China says 'no information' on US trade team trip to Beijing

Chinese shipping containers beside a US flag at the Port of Los Angeles in Long Beach, California, on May 14, 2019.
Chinese shipping containers beside a US flag at the Port of Los Angeles in Long Beach, California, on May 14, 2019.PHOTO: AFP

BEIJING (AFP) - China said on Thursday (May 16) it "does not have information on the US plan" to come to Beijing to continue trade talks amid escalating trade tensions between the two giants.

In negotiations last week in Washington, "both sides had frank and open and productive talks, but in a very regrettable move, the American side unilaterally continues to escalate the trade friction causing a serious setback for China-US economic and trade negotiations", said Commerce Ministry spokesman Gao Feng.

French President Emmanuel Macron warned on Thursday about the danger of a “technological war or a trade war” between the US and China as the countries clash over Chinese telecoms group Huawei.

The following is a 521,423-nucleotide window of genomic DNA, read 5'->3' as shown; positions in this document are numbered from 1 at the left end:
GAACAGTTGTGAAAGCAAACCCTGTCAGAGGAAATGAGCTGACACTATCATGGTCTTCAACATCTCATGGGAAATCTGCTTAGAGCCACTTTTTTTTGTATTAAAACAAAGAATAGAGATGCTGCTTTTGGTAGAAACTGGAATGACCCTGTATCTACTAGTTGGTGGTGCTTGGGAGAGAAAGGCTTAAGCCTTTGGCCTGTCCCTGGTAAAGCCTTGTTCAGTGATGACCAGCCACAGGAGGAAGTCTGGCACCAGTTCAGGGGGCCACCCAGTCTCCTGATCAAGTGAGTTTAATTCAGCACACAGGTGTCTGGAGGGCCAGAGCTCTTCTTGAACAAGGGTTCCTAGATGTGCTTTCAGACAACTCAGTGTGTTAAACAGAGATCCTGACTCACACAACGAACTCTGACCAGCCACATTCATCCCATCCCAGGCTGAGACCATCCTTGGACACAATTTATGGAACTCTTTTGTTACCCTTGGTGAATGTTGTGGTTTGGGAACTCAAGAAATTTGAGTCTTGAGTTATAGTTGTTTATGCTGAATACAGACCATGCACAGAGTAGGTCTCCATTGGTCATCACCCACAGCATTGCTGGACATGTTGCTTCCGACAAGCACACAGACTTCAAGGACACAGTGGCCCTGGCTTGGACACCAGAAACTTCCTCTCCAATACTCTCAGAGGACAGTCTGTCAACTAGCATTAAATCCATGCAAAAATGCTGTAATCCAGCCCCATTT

“Our perspective is not to block Huawei or any company, it is to preserve our national security and European sovereignty,” Mr Macron told reporters at the Vivatech trade show in Paris. 

“But I think launching now a technological war or a trade war vis-a-vis any other country is not appropriate." 

“First it is not the best way to defend your national security – we don’t need it – second, it is not the best way to develop your own ecosystem and have a world of cooperation and decrease tensions,” he added. 

Mr Trump stepped up Washington’s battle against Huawei on Wednesday, effectively barring the telecom titan from the US market and adding it to a list which would restrict US sales to the firm.

 
 

“We urge the US to stop its incorrect actions... to avoid doing additional harm to China-US economic and trade relations,” Commerce Ministry spokesman Gao Feng said at a weekly press briefing on Thursday. 

US officials have been trying to persuade allies not to allow China a role in building next-generation 5G mobile networks, saying the state-controlled firm poses a security risk.